As we’re in the middle of a cold and snowy winter, you’d be forgiven for wishing winter away and dreaming about the warmth of the sun on your skin. If a trip to warmer climates isn’t on the cards at the moment, perhaps you’re contemplating other ways of getting a tan instead, to simulate that summery golden glow? However, if you’re feeling washed out by the winter weather, whatever you do, don’t be tempted to go for a sunbed – and here’s why.
Five de-bunked myths about sunbeds
1. “Having a tan makes my skin look healthy”
Looks can be deceiving; tanned skin is actually just a sign that you have damaged skin. Sunbeds give out artificial ultraviolet (UV) radiation which causes damage and increases your risk of skin cancer. Over time, your skin will become wrinkly, leathery and have aged prematurely. Sunbeds can also cause damage to your eyes – particularly if you don’t wear the goggles provided. You may be putting yourself at unnecessary risk of conjunctivitis and eye cancer.
2. “Short bursts on the sunbed are the safest way to build up my tan”
Just because you’re only spending short amounts of time under a sunbed, doesn’t mean you’re immune to its UV rays. Short and irregular bursts on a sunbed at a high intensity, are the quickest way to cause damage to your skin. Furthermore, sunbed users often go for whole body tanning and expose twice as much skin than if they were sunbathing. Using sunscreen on a sunbed won’t fully protect you either.
3. “The more sunbed sessions I have, the better my tan will be”
Everyone has a cut-off point – whether your skin is fair and it’s noticeable when you’ve had too much ‘sun’, or if you tan quickly and easily, there’s a point at which you won’t tan anymore or go a deeper colour. And it’s particularly dangerous to have two sunbed sessions within 24 hours. Tanning beyond your natural complexion is dangerous – it causes damage to the skin cells that make the dark-coloured melanin pigment in your skin. If you’re fair-skinned and use a sunbed, then you’re particularly at risk.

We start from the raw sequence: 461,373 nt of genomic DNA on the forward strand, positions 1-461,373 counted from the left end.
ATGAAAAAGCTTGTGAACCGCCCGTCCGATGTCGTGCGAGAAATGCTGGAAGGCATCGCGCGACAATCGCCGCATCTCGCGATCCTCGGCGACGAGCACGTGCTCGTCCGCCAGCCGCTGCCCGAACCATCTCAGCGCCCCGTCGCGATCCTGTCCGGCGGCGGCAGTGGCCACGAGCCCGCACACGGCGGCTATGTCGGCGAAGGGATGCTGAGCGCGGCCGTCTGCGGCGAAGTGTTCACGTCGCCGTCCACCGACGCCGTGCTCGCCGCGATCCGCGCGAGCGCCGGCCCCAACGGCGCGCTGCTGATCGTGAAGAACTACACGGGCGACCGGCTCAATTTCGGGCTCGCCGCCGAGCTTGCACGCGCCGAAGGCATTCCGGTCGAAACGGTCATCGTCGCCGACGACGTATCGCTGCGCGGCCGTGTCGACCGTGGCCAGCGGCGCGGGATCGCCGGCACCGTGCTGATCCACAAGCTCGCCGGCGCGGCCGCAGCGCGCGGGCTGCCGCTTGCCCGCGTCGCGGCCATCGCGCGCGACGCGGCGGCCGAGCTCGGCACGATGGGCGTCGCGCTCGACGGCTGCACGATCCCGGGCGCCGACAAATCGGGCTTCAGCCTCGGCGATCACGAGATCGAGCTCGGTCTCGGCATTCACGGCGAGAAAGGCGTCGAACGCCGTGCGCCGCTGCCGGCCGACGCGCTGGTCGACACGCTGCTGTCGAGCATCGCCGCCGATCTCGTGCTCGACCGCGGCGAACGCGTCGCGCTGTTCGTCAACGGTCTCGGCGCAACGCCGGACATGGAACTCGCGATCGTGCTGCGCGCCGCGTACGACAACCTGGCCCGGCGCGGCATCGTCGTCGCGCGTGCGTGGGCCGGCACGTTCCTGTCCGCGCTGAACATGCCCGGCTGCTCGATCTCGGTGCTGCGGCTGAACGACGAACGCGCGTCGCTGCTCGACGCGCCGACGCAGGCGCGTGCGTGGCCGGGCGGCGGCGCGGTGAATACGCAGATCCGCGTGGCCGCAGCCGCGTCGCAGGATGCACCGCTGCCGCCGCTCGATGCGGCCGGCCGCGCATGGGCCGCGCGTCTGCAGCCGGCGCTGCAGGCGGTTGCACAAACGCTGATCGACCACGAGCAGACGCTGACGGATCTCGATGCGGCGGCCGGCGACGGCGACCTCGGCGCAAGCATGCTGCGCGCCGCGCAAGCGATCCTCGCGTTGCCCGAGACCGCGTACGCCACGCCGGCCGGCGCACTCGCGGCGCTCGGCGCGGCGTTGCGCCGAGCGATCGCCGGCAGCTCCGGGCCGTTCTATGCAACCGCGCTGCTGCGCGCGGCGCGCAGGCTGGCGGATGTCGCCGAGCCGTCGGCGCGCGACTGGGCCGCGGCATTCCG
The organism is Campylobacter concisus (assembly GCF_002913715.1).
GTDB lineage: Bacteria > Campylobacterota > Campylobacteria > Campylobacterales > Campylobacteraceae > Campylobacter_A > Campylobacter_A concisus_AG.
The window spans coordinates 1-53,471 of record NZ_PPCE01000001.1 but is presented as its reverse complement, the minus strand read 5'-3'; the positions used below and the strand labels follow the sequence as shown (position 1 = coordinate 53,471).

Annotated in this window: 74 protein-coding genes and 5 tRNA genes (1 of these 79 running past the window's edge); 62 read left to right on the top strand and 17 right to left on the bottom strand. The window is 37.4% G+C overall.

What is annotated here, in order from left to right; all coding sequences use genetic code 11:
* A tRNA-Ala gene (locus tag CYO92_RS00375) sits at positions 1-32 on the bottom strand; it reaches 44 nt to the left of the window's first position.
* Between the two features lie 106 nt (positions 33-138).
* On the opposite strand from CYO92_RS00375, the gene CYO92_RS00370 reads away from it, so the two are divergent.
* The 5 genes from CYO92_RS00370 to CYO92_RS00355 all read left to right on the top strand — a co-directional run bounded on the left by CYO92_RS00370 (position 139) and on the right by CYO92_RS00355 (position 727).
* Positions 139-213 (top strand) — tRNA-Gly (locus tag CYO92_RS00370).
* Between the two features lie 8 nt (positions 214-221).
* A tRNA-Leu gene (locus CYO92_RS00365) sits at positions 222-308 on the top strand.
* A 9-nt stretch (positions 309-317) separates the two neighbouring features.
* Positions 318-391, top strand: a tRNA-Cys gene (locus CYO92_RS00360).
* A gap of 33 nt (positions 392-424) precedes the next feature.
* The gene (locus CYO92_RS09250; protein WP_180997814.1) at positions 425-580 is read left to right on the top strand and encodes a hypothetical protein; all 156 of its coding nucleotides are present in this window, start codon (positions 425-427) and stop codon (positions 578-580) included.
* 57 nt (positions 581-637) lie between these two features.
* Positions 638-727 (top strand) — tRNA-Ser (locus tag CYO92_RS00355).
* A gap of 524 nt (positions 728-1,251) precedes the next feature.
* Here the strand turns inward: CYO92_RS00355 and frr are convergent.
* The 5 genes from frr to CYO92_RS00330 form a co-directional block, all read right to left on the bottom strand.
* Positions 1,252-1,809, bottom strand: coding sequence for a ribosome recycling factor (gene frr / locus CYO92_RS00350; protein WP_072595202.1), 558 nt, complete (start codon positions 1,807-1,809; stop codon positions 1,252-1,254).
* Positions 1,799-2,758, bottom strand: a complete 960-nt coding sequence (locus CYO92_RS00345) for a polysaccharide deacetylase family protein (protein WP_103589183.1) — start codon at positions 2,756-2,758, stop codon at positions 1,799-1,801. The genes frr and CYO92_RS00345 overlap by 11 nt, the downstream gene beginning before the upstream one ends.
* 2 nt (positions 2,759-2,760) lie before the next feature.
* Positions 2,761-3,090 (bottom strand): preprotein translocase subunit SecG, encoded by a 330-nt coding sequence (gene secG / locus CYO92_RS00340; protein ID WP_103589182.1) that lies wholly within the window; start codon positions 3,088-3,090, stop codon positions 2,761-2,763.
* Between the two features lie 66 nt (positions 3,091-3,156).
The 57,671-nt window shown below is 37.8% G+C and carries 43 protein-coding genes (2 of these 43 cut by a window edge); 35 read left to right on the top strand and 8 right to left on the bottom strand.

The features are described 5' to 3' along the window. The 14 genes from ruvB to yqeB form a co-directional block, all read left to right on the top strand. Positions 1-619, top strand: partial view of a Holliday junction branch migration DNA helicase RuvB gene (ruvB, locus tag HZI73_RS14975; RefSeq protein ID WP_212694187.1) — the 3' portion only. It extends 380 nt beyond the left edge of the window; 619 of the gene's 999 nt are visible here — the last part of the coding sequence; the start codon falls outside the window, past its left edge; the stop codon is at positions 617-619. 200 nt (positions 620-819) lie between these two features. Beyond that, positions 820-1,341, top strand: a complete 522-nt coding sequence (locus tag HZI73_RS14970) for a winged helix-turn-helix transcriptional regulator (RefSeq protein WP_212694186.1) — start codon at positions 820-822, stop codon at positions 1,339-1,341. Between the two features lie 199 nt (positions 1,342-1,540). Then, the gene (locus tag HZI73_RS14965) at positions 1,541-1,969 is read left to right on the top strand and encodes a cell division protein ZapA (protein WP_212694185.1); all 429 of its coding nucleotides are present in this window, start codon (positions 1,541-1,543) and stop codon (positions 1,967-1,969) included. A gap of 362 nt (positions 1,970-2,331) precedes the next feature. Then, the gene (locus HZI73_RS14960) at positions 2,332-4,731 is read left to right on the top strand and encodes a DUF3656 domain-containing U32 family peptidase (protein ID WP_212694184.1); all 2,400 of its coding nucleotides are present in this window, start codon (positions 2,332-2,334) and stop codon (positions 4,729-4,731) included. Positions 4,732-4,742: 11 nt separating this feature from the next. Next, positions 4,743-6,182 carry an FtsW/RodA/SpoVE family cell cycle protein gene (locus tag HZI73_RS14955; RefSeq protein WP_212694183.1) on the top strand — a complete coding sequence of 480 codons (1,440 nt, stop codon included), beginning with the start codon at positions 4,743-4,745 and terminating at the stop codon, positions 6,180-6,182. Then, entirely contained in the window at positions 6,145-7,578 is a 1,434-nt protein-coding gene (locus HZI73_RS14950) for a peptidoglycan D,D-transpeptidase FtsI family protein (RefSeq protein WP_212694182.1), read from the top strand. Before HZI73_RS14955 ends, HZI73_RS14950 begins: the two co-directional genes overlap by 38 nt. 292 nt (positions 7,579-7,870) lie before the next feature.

4. “Topping up my tan before holiday will help protect me from the sun”
If you’re going on holiday soon, a tan gleaned from a sunbed won’t protect you from the real sun’s rays when you get there. At best, your tan is only worth the same as a sun protection factor (SPF) of two to three, which just isn’t anywhere near enough to protect your skin from the sun’s harmful rays. To protect your skin from UV rays, you need to wear a sunscreen with an SPF factor of at least 15.
5. “Sunbeds are controlled and safe”
Many people believe that sunbeds are a ‘controlled’ and perhaps safer way to get a tan. But this isn’t true – sunbeds are thought to cause about 100 deaths from skin cancer every year in the UK alone. A review of research found that people exposed to sunbeds before the age of 35 had over double the risk (59 percent) of developing skin cancer than people who never used one. Furthermore, a recent UK study found that nine out of 10 sunbeds in the survey gave out levels of UV radiation that were over the British and European safety limits, with the average skin cancer risk from using one more than double than if you spent the same length of time in the Mediterranean midday sun.
If you just can’t live without a tan, there are plenty of fake tan creams, sprays and oils out there. Always test it on a small area of your skin first to check you aren’t allergic. If you want to be 100 percent safe though, forget about a tan altogether and concentrate on having healthy and protected skin instead.
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Produced by Natalie Heaton, Bupa Health Information Team, 2013.